Marine Chemistry ( IF 2.933 ) Pub Date : 2020-04-05 , DOI: 10.1016/j.marchem.2020.103790 Laura C. Motta; Joel D. Blum; Brian N. Popp; Jeffrey C. Drazen; Hilary G. Close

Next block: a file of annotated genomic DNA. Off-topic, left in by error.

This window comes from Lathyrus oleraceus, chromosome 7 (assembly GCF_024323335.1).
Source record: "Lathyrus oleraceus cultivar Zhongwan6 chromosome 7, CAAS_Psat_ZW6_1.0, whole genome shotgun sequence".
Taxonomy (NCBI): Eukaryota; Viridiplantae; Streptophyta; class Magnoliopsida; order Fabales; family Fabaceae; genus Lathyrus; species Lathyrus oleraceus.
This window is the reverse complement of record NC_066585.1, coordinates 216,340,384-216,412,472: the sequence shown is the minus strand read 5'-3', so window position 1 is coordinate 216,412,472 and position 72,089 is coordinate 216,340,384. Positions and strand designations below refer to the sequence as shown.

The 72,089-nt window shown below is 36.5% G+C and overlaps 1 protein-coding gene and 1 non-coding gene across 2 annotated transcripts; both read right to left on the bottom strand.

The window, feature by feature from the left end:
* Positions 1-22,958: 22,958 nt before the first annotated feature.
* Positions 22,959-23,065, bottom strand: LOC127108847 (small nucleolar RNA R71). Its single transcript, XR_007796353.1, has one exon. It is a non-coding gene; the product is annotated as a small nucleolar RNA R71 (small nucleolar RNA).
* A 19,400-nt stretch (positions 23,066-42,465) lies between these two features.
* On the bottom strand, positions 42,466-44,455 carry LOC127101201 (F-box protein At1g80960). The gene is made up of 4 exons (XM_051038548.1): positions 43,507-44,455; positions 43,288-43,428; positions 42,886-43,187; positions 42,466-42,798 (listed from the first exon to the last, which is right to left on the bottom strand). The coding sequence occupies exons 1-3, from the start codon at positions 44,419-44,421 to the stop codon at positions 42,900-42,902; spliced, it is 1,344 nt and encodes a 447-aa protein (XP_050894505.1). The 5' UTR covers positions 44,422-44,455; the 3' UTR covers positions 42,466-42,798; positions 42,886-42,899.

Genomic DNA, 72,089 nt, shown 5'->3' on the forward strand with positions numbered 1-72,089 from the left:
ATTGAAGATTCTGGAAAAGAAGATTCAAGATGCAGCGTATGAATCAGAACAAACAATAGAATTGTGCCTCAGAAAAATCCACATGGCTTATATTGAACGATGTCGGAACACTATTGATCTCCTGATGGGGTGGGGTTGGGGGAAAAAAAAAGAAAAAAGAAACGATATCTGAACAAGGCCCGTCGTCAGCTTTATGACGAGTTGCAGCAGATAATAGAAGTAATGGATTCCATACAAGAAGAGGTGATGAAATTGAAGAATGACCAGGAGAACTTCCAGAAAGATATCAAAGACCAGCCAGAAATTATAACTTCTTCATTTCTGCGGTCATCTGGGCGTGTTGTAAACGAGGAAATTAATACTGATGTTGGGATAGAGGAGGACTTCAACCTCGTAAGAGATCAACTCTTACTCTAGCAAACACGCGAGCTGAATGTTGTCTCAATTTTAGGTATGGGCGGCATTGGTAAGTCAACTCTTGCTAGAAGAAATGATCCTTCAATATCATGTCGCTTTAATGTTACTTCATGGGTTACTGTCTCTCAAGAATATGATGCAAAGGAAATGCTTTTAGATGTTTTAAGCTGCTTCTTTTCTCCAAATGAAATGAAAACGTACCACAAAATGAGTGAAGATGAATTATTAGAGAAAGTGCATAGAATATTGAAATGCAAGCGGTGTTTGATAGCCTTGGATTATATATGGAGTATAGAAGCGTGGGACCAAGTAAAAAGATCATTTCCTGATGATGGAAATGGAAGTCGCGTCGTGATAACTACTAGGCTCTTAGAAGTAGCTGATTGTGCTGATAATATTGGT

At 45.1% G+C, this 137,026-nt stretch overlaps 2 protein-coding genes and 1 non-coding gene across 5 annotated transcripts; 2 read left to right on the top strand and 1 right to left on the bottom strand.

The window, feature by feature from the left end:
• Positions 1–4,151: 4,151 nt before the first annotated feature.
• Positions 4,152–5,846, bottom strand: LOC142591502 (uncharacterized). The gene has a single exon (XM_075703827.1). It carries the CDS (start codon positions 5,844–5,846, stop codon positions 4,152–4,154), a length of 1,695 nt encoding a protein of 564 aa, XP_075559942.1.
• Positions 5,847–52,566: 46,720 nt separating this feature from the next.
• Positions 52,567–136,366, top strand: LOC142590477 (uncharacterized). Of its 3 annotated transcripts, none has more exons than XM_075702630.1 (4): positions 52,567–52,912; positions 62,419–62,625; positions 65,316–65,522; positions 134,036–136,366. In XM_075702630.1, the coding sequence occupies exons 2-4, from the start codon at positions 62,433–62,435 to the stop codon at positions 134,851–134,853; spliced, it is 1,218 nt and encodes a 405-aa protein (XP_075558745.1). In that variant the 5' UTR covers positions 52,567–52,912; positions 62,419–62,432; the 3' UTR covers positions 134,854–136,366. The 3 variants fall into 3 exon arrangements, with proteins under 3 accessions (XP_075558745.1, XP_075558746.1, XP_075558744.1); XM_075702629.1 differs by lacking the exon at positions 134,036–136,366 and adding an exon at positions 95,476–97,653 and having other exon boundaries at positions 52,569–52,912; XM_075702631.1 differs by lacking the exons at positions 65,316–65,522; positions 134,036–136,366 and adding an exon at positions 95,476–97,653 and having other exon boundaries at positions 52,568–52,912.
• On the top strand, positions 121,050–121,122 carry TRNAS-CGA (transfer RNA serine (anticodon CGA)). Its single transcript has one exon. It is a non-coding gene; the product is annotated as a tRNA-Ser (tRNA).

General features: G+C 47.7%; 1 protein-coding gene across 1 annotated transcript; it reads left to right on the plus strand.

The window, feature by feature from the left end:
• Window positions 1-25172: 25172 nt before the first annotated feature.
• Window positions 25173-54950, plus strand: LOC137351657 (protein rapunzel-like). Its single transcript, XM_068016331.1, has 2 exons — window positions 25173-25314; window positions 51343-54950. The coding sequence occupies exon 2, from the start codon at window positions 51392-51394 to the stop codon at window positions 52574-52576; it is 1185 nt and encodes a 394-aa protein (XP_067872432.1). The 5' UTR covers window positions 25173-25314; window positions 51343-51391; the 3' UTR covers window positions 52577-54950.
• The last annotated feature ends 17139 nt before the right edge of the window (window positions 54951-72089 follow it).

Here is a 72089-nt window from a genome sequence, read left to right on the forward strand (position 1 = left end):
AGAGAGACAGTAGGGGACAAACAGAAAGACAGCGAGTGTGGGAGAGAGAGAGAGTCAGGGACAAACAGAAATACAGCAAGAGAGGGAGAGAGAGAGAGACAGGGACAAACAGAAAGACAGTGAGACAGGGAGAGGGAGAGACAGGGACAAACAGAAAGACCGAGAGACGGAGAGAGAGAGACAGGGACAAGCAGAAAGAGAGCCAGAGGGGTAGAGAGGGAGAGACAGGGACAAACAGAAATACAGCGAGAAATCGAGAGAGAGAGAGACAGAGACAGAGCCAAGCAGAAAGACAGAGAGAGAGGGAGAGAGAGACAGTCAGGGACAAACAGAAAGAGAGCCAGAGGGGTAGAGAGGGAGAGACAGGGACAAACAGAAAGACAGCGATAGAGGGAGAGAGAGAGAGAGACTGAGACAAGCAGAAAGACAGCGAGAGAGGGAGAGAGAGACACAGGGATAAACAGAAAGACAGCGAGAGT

The photochemical degradation of the neurotoxin methylmercury (MeHg) in marine surface waters is of great interest because it reduces the amount of MeHg available for uptake and bioaccumulation in marine aquatic food webs. Studies have shown that the dominant cause of odd isotope mass independent fractionation (odd-MIF) of Hg in marine foodwebs is the photo-degradation of MeHg. Residual MeHg is then incorporated into low trophic level organisms and bio-accumulated without additional mass independent fractionation. Based on this understanding of Hg isotope fractionation we sought to use Hg isotope measurements of fish tissues containing Hg mostly as MeHg to assess the relative degree of photochemical decomposition across the world's oceans. In 19 samples of flying fish, the magnitude of odd-MIF varies by a factor of ~2. We estimate that 56 to 80% of MeHg was photo-degraded prior to entering the food web depending on location. The proportion of MeHg degradation does not correlate with latitude, solar radiation or estimates of the concentration of DOC or chlorophyll at the collection sites, but it does correlate with proxies for water clarity. The ratio of odd-MIF for 199Hg compared to 201Hg is constant in all flying fish sampled (1.20 ± 0.03) suggesting that there is a common mechanism for photo-degradation of MeHg in surface waters across oceans and hemispheres. The ratio of odd-MIF to mass dependent fractionation (MDF) is generally consistent with photochemical degradation but is more variable (2.76 ± 0.33), suggesting that there is minimal internal demethylation of MeHg in flying fish and that variable amounts of MDF occur at different locations in the ocean, likely driven by variable rates of methylation and demethylation of Hg in the water column.